Coco Montoya – Hard Truth | Album Review

Coco Montoya – Hard Truth

Alligator Records – 2017

11 tracks; 51 minutes

Between 2000-07 Coco Montoya recorded three albums for Alligator, then moved to Ruf and is now back with Alligator. Across eleven tracks there is plenty of Coco’s trademark guitar, backed by producer Tony Brauanagel who plays drums throughout with Mike Finnigan on keys, Bob Glaub on bass, Billy Watts or Johnny Lee Schell on rhythm guitar; the background vocalists include Mike, Billy, Deb Ryder and Teresa James and Lee Roy Parnell adds slide to one track. The songs include rock, soul and blues covers and three tunes by frequent collaborator Dave Steen, Coco getting a credit on two.

The opening three songs are simply terrific: “Before The Bullets Fly” was written by Warren Haynes and recorded by Gregg Allman but Coco completely owns the song with fine vocals and fluent guitar; “I Want To Shout About It” is as uplifting and joyous as Ronnie Earl’s original with exciting interplay between Coco’s lead and Johnny’s rhythm work and a superb Hammond solo from Mike; the cautionary tale of Dave Steen’s “Lost In The Bottle” races along fuelled by Lee Roy Parnell’s slide and Coco’s piercing leads. Mike Farris’ “Devil Don’t Sleep” takes us into a moodier place in which the organ swirls and the guitars ring menacingly. The soulful “I’ll Find Someone Who Will”, written by Terry Wilson and Theresa James, is a breakup song with a really catchy tune, Coco’s crisp and clean solo here being a highlight. A run through Homer Banks’ “Where Can A Man Go From Here?” shows that Coco can handle a soul ballad too, his voice having the right amount of vulnerability for such a song.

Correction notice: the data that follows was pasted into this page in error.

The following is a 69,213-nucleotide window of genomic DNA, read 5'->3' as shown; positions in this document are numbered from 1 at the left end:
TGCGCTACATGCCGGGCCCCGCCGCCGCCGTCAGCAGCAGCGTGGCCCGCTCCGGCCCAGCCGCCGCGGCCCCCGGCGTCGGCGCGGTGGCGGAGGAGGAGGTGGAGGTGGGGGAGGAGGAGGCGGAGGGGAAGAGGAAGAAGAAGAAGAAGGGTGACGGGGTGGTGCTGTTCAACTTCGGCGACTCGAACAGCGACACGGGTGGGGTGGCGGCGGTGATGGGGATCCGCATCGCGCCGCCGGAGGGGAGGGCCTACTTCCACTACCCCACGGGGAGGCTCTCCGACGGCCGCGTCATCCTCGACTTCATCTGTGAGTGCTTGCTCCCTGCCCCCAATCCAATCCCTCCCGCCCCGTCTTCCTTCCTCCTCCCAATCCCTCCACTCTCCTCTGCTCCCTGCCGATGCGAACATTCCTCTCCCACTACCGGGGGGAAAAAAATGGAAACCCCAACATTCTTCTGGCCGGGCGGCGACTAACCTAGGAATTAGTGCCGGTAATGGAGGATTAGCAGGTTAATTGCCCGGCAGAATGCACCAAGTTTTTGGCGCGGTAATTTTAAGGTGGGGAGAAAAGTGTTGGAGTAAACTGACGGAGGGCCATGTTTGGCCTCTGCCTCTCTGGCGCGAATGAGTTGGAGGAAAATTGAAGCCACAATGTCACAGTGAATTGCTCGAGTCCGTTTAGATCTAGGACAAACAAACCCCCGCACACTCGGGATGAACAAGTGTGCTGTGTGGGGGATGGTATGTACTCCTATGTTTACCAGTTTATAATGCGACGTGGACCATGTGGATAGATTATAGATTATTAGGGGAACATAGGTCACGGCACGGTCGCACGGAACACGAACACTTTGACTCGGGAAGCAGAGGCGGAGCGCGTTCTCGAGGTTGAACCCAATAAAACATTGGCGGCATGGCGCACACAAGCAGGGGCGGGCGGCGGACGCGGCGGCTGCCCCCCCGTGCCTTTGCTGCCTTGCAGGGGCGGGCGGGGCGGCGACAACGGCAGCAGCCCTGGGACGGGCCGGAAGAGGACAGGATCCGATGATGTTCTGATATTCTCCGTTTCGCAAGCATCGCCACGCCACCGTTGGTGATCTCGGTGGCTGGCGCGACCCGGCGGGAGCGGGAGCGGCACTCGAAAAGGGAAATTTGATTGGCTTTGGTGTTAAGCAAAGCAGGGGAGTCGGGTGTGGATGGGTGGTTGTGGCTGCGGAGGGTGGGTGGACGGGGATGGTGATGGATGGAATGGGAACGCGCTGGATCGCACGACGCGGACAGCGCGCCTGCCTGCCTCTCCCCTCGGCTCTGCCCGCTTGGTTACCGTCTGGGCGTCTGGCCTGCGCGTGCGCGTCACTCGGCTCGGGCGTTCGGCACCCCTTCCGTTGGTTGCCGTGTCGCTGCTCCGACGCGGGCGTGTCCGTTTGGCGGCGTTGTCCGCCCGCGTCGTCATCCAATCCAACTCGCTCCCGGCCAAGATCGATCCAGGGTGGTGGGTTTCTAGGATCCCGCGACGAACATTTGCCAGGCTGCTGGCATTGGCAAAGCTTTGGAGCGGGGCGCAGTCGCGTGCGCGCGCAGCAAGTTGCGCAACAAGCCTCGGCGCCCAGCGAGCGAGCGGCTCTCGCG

Coco always includes a tune from his mentor Albert Collins and “The Moon Is Full” has Johnny’s choppy rhythm work providing the backdrop to some great lead work from Coco. Coco’s two co-writes are “Hard As Hell”, a churning blues-rocker about “a sweet-talking Jezebel; there’s two sides to you, baby, and you know I never can tell”; the guitar interplay between Billy and Coco here is excellent. “Truth Be Told” has elements of funk and the Caribbean in its attractive rhythms and the album closes with an extended solo from Coco.

Coco is a wonderful live performer and is touring extensively to promote this album and every blues lover should catch his live show. Hard Truth stands comparison with his best work.

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